March 22, 2017
Borlaug Fellowship provides Kenyan student with opportunity to end maize virus
When Robert Leitich came to Purdue University in 2016, he was interested in more than continuing his education for personal reasons. The Kenyan was in search of solutions regarding a new disease affecting corn production in his country — which posed a threat to millions of people.
In Kenya, just going to school was challenging for Leitich. In his senior year of high school, his father had to sell a piece of land to pay school fees. Leitich completed his master’s degree in crop protection in 2015 and began to pursue his doctorate. In 2016, he was awarded a scholarship through U.S. Borlaug Fellows in Global Food Security. The program, which has a goal to end world hunger, is funded by the U.S. Department of Agriculture’s Foreign Agriculutral Service.
“I believe no situation is permanent in life. It’s through challenges that we get to realize our potential,” said Leitich (pronounced Lī-tish), who studied maize lethal necrosis with professors and researchers at Purdue University.
Maize lethal necrosis, also known as MLN disease, destroys nearly 100 percent of the corn crop in eastern Africa. Driven by his passion for plant pathology, Leitich was committed to make the most of his fellowship opportunity to help farmers in his homeland.
With that goal in mind, Leitich brought dried plant samples from Kenya to Purdue to join a 12-week cooperative research effort with Purdue’s Department of Botany and Plant Pathology and International Programs in Agriculture.
Lonni Kucik, program assistant for the Department of International Programs in Agriculture (IPIA) sends proposals to department heads based on the research interest of the fellows. Kucik also provides travel assistance, cultural orientation and administrative support for international collaborations.
Kucik found a placement for Leitich with two mentors in the Department of Botany and Plant Pathology — Guri Johal, professor in molecular pathology and genetics and Sue Loesch-Fries, associate professor of molecular virology. Johal and Loesch-Fries agreed to share the responsibilities as Borlaug mentors.
“This time-commitment would not have been possible without the expert logistical and training assistance of Lonni,” Loesch-Fries said.
Johal’s expertise is maize immunity especially to fungal diseases. Loesch-Fries’ expertise is in virology. It became a winning combination and beneficial to all.
“We started Robert out with simple procedures such as the use of a thermocycler to amplify DNA segments,” Loesch-Fries said. “He then began extracting RNA from healthy material and he rapidly took off from there. He had a strong desire to learn all he could here to accomplish the goals for his Ph.D. Robert was quick to understand new information and to use it for his study of MLN. ”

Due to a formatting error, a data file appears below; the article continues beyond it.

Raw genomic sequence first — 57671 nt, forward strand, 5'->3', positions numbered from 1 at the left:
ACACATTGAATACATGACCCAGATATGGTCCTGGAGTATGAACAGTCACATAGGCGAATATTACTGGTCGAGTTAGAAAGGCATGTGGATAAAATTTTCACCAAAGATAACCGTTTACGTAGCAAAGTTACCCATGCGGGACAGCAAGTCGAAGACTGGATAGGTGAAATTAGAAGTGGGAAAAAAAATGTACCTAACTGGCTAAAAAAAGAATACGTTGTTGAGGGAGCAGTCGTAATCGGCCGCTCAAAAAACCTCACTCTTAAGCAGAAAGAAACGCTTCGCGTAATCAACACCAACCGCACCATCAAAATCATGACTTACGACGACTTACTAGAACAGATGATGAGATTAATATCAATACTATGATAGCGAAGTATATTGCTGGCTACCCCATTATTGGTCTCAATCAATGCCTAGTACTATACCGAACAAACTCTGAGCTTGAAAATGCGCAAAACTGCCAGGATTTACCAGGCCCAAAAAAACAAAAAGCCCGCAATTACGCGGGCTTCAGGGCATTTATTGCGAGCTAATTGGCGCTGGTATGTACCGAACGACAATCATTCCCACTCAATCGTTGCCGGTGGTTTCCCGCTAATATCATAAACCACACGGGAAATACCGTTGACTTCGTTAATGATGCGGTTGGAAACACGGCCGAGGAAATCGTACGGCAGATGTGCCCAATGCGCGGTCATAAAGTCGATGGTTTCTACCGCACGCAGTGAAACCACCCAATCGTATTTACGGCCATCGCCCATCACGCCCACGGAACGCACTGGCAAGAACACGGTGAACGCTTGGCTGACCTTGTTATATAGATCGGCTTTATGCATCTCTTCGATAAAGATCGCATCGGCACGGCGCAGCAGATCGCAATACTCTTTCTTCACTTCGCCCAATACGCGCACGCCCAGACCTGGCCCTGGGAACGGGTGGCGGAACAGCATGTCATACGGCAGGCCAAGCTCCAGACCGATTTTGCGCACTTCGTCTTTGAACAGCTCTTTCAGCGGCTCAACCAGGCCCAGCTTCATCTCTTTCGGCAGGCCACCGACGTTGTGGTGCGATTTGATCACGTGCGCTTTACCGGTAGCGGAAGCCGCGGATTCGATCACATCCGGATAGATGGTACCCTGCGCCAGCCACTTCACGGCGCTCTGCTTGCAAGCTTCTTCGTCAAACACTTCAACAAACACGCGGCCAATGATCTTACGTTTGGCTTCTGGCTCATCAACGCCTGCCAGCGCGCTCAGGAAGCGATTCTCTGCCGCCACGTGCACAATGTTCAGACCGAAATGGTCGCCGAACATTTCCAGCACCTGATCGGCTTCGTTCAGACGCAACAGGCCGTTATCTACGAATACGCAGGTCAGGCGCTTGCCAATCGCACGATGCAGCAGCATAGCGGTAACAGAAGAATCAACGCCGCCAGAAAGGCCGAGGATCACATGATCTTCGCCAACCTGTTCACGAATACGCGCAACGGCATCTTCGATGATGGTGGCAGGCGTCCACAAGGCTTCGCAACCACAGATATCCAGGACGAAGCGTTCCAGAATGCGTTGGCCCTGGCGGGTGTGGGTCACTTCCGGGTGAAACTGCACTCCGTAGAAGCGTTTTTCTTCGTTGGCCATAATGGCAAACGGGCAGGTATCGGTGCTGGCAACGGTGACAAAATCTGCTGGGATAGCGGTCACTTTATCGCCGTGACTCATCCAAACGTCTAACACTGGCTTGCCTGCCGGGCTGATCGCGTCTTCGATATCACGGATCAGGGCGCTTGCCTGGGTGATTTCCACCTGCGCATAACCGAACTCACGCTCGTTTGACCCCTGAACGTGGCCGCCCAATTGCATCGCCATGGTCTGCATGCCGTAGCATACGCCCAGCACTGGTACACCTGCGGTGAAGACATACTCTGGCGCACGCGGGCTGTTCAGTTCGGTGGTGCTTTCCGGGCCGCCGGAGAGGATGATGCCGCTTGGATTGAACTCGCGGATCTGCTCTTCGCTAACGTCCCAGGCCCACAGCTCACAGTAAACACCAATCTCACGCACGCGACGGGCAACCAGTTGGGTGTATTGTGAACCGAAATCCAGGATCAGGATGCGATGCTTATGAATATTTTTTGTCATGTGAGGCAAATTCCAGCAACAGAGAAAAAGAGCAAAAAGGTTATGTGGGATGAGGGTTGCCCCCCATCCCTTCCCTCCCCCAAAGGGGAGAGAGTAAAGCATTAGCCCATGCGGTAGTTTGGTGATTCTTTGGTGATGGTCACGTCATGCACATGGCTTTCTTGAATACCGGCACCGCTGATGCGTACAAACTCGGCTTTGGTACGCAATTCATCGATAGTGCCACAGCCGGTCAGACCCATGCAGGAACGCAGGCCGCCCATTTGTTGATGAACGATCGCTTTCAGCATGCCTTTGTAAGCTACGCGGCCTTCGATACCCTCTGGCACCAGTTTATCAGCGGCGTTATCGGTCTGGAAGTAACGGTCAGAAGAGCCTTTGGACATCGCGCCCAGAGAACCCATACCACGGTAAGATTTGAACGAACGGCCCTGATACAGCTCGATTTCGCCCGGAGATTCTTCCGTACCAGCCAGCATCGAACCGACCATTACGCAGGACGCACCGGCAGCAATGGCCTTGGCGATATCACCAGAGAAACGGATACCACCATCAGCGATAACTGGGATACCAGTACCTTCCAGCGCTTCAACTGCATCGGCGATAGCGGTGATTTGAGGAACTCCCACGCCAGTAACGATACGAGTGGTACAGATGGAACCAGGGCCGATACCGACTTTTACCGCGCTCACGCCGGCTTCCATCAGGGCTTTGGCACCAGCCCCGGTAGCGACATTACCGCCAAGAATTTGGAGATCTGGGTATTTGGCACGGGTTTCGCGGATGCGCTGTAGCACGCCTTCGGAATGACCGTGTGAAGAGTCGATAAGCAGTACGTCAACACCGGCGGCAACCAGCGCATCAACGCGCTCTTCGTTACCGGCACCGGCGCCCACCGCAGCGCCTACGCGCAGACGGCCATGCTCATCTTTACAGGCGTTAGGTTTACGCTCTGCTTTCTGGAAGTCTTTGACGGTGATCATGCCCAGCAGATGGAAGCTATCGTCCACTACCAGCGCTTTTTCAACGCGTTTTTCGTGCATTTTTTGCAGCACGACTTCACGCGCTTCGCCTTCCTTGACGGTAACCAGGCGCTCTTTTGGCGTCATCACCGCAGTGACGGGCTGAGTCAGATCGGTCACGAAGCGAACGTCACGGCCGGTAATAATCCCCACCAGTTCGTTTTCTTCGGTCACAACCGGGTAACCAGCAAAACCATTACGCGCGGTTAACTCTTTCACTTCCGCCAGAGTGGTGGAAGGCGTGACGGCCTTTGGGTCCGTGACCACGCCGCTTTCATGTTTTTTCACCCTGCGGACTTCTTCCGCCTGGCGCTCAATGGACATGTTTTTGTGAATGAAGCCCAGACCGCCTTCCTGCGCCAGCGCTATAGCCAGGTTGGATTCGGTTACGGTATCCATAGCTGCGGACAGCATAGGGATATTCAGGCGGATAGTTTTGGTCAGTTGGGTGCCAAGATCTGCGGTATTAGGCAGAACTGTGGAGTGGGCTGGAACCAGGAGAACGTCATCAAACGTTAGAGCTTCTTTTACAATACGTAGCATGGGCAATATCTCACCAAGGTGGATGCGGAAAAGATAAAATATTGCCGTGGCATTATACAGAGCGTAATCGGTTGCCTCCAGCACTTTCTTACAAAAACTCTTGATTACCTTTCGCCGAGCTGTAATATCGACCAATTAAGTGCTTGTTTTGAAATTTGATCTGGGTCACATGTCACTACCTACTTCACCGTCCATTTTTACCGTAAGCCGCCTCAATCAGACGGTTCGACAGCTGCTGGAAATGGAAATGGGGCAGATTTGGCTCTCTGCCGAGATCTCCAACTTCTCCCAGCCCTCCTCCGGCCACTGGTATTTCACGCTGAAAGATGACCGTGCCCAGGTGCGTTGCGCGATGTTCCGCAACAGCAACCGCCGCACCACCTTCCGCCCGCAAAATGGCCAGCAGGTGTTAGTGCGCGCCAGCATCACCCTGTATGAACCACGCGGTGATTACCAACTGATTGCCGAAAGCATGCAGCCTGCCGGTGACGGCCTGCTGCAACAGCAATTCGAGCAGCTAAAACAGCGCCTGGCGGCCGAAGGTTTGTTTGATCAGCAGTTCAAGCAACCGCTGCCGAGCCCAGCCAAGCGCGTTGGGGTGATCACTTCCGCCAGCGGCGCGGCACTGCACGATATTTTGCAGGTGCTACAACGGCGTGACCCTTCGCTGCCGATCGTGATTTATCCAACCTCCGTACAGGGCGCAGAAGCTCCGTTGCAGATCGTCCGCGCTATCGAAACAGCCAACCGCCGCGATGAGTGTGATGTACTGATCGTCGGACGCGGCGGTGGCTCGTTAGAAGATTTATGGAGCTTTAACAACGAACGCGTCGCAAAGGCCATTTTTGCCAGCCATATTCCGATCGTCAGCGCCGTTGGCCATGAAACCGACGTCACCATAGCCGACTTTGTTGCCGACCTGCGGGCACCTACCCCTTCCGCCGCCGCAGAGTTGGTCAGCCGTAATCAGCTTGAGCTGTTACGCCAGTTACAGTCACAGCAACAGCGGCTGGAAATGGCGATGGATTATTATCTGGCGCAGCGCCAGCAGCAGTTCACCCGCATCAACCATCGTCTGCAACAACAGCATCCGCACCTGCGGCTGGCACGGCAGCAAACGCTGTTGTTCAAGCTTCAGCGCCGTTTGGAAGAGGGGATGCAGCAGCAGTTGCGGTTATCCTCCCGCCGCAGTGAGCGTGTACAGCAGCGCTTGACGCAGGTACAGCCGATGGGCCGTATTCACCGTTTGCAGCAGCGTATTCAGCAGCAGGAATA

Leitich was able to do work at Purdue that would not have been possible in his country. “In Kenya, a hierarchy exists that inhibits creativity, Johal said. “Robert came to us as a student and once he began to feel comfortable, he became energized by the freedom he found to create. His mindset changed and he became a different person.”
It turns out Leitich was not the only one changed by the experience.
“It’s changed me as a person,” Johal said of his participation in Borlaug Fellows program. “It’s an investment of time and effort but with that comes the benefits of building new networks globally and the opportunity to train a new generation of scientists. On a personal level, participation in the program brings satisfaction and wisdom.”
Part of Leitich’s research was to learn a new technique in mutation breeding technique to produce seeds that would be resistant to the MLN virus. “This technique — dubbed NextGEM (next generation mutagenesis)— has a huge potential in crops. A patent application to protect this technique has been filed at Purdue,” Johal said.
Johal and Loesch-Fries believe Leitich’s visit will make a difference for his country as he takes the process for producing new variations of maize back to Kenya.
“It’s this kind of collaborative effort that sometimes results in research breakthroughs or grant funding,” said Johal.
This cooperative collaboration is named for 1970 Nobel Peace Prize laureate Norman E. Borlaug, who is credited with transforming crop management and production to prevent hunger and famine, first in Mexico and then around the world. Borlaug is credited with saving more lives than any other person. In 1986 Borlaug founded the World Food Prize, often referred to as the Nobel Prize for food and agriculture, to improve the quality, quantity, and availability of food in the world.
Purdue boasts two World Food Prize laureates, Philip E. Nelson in 2007 for developing aseptic food storage and Gebisa Ejeta in 2009 for producing sorghum varieties resistant to drought and striga infestation.
Leitich attended the 2016 Norman E. Borlaug World Food Prize in Des Moines, Iowa, making valuable connections before returning home.
Johal and Loesch-Fries will travel to Kenya for a collaborative visit in June 2017. They believe the new method and skill sets that Leitich learned to produce new variation will be used to eliminate this maize virus not just in Kenya but throughout Africa.
The Purdue International Programs in Agriculture program offers five to 10 research opportunities for Borlaug fellows each spring. For more information on how to participate in the Borlaug Fellowship Program, contact Lonni Kucik at firstname.lastname@example.org or 765-494-8461.
Writer: Cheri Frederick, email@example.com, (765) 494-2406
Contact: Shari Finnell, firstname.lastname@example.org, (765) 494-2722